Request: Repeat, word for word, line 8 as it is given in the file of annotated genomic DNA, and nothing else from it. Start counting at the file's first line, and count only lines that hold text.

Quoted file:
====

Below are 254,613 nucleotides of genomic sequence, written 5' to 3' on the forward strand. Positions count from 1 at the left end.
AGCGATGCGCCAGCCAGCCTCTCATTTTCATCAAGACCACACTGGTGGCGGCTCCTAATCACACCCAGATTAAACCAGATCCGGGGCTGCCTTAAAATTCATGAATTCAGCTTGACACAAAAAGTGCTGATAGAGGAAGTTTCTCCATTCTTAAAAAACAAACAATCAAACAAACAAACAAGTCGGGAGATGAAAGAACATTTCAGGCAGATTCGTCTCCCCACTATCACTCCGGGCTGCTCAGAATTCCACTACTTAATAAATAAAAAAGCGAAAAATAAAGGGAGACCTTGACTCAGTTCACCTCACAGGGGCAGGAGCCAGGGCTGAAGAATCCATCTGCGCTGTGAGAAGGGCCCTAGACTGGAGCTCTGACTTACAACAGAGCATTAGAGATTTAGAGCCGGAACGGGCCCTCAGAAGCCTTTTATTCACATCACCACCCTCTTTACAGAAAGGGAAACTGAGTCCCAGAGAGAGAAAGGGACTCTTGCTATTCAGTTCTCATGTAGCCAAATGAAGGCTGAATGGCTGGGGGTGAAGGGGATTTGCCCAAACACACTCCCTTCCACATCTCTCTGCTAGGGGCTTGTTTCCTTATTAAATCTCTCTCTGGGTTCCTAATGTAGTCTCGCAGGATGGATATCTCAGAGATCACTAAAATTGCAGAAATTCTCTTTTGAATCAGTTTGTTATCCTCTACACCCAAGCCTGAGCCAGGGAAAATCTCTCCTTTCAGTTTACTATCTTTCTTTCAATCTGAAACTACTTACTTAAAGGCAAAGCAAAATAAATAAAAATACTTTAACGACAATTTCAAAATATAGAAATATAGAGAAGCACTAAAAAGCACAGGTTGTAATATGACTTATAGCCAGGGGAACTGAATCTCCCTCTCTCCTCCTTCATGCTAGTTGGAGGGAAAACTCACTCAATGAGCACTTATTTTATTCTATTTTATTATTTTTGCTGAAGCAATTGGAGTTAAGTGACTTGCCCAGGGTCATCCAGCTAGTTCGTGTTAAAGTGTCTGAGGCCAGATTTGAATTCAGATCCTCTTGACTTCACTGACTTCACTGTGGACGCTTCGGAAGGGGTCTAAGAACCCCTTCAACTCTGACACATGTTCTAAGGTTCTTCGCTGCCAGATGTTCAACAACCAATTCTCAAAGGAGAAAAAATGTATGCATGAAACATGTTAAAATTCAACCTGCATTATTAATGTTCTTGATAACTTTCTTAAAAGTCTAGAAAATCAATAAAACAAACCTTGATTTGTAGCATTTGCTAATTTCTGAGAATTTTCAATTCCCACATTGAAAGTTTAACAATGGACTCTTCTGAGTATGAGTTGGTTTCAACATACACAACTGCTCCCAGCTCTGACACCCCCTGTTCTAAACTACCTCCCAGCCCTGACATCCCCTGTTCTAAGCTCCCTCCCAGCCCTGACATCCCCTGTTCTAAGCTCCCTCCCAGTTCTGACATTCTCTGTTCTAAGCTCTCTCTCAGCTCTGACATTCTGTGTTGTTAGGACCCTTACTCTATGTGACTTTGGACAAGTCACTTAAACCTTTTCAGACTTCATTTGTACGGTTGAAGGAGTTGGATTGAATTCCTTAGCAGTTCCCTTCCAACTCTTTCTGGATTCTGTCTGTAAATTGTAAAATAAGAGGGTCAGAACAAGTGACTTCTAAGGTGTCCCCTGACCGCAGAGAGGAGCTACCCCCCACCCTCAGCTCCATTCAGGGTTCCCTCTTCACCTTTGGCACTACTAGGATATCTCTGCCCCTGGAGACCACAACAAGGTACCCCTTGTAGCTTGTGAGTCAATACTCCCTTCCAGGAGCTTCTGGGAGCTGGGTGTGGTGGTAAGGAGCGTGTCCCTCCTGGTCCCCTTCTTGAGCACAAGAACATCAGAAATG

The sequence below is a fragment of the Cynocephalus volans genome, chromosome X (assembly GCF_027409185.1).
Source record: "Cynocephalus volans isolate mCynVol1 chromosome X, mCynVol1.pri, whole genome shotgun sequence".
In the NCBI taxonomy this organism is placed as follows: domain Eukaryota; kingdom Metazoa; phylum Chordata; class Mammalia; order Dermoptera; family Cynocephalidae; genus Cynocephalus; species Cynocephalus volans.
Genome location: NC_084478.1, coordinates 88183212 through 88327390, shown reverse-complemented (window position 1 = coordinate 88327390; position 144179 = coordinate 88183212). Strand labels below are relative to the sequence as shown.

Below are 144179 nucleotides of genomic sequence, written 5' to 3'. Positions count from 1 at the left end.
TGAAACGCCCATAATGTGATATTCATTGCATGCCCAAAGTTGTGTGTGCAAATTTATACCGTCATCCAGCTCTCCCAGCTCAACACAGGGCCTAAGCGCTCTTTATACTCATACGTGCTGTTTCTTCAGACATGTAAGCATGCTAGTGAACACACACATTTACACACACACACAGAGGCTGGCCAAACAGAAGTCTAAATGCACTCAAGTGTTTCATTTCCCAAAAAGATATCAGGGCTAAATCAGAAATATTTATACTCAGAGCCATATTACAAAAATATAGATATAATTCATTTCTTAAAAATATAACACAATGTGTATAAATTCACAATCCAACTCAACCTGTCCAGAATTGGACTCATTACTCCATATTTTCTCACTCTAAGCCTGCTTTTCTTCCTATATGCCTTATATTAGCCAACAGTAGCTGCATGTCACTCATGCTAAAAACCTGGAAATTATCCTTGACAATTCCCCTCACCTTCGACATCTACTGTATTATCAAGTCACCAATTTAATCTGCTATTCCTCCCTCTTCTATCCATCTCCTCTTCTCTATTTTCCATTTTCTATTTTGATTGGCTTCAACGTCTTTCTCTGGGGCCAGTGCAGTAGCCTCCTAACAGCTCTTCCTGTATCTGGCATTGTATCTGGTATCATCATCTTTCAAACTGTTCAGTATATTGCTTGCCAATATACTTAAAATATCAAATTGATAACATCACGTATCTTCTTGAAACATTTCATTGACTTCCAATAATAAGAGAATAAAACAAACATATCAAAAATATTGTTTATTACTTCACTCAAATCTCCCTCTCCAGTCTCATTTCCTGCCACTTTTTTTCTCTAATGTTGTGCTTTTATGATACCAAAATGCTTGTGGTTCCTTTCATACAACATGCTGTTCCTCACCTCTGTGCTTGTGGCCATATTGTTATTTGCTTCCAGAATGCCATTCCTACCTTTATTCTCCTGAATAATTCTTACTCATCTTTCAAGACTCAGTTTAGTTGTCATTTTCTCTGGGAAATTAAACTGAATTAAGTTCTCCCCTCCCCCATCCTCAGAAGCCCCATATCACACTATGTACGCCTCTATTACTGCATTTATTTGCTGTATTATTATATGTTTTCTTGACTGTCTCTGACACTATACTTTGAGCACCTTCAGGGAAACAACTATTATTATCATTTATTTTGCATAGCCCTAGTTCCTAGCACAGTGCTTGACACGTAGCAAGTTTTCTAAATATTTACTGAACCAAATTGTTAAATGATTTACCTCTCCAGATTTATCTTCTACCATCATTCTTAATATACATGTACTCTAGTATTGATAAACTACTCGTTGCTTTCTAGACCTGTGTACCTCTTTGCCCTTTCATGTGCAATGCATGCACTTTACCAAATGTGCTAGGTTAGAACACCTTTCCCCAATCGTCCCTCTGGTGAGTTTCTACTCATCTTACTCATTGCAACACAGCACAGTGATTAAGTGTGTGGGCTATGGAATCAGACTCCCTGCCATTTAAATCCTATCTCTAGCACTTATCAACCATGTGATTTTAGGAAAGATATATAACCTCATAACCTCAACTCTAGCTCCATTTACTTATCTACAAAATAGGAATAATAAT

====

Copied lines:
TGAAACGCCCATAATGTGATATTCATTGCATGCCCAAAGTTGTGTGTGCAAATTTATACCGTCATCCAGCTCTCCCAGCTCAACACAGGGCCTAAGCGCTCTTTATACTCATACGTGCTGTTTCTTCAGACATGTAAGCATGCTAGTGAACACACACATTTACACACACACACAGAGGCTGGCCAAACAGAAGTCTAAATGCACTCAAGTGTTTCATTTCCCAAAAAGATATCAGGGCTAAATCAGAAATATTTATACTCAGAGCCATATTACAAAAATATAGATATAATTCATTTCTTAAAAATATAACACAATGTGTATAAATTCACAATCCAACTCAACCTGTCCAGAATTGGACTCATTACTCCATATTTTCTCACTCTAAGCCTGCTTTTCTTCCTATATGCCTTATATTAGCCAACAGTAGCTGCATGTCACTCATGCTAAAAACCTGGAAATTATCCTTGACAATTCCCCTCACCTTCGACATCTACTGTATTATCAAGTCACCAATTTAATCTGCTATTCCTCCCTCTTCTATCCATCTCCTCTTCTCTATTTTCCATTTTCTATTTTGATTGGCTTCAACGTCTTTCTCTGGGGCCAGTGCAGTAGCCTCCTAACAGCTCTTCCTGTATCTGGCATTGTATCTGGTATCATCATCTTTCAAACTGTTCAGTATATTGCTTGCCAATATACTTAAAATATCAAATTGATAACATCACGTATCTTCTTGAAACATTTCATTGACTTCCAATAATAAGAGAATAAAACAAACATATCAAAAATATTGTTTATTACTTCACTCAAATCTCCCTCTCCAGTCTCATTTCCTGCCACTTTTTTTCTCTAATGTTGTGCTTTTATGATACCAAAATGCTTGTGGTTCCTTTCATACAACATGCTGTTCCTCACCTCTGTGCTTGTGGCCATATTGTTATTTGCTTCCAGAATGCCATTCCTACCTTTATTCTCCTGAATAATTCTTACTCATCTTTCAAGACTCAGTTTAGTTGTCATTTTCTCTGGGAAATTAAACTGAATTAAGTTCTCCCCTCCCCCATCCTCAGAAGCCCCATATCACACTATGTACGCCTCTATTACTGCATTTATTTGCTGTATTATTATATGTTTTCTTGACTGTCTCTGACACTATACTTTGAGCACCTTCAGGGAAACAACTATTATTATCATTTATTTTGCATAGCCCTAGTTCCTAGCACAGTGCTTGACACGTAGCAAGTTTTCTAAATATTTACTGAACCAAATTGTTAAATGATTTACCTCTCCAGATTTATCTTCTACCATCATTCTTAATATACATGTACTCTAGTATTGATAAACTACTCGTTGCTTTCTAGACCTGTGTACCTCTTTGCCCTTTCATGTGCAATGCATGCACTTTACCAAATGTGCTAGGTTAGAACACCTTTCCCCAATCGTCCCTCTGGTGAGTTTCTACTCATCTTACTCATTGCAACACAGCACAGTGATTAAGTGTGTGGGCTATGGAATCAGACTCCCTGCCATTTAAATCCTATCTCTAGCACTTATCAACCATGTGATTTTAGGAAAGATATATAACCTCATAACCTCAACTCTAGCTCCATTTACTTATCTACAAAATAGGAATAATAAT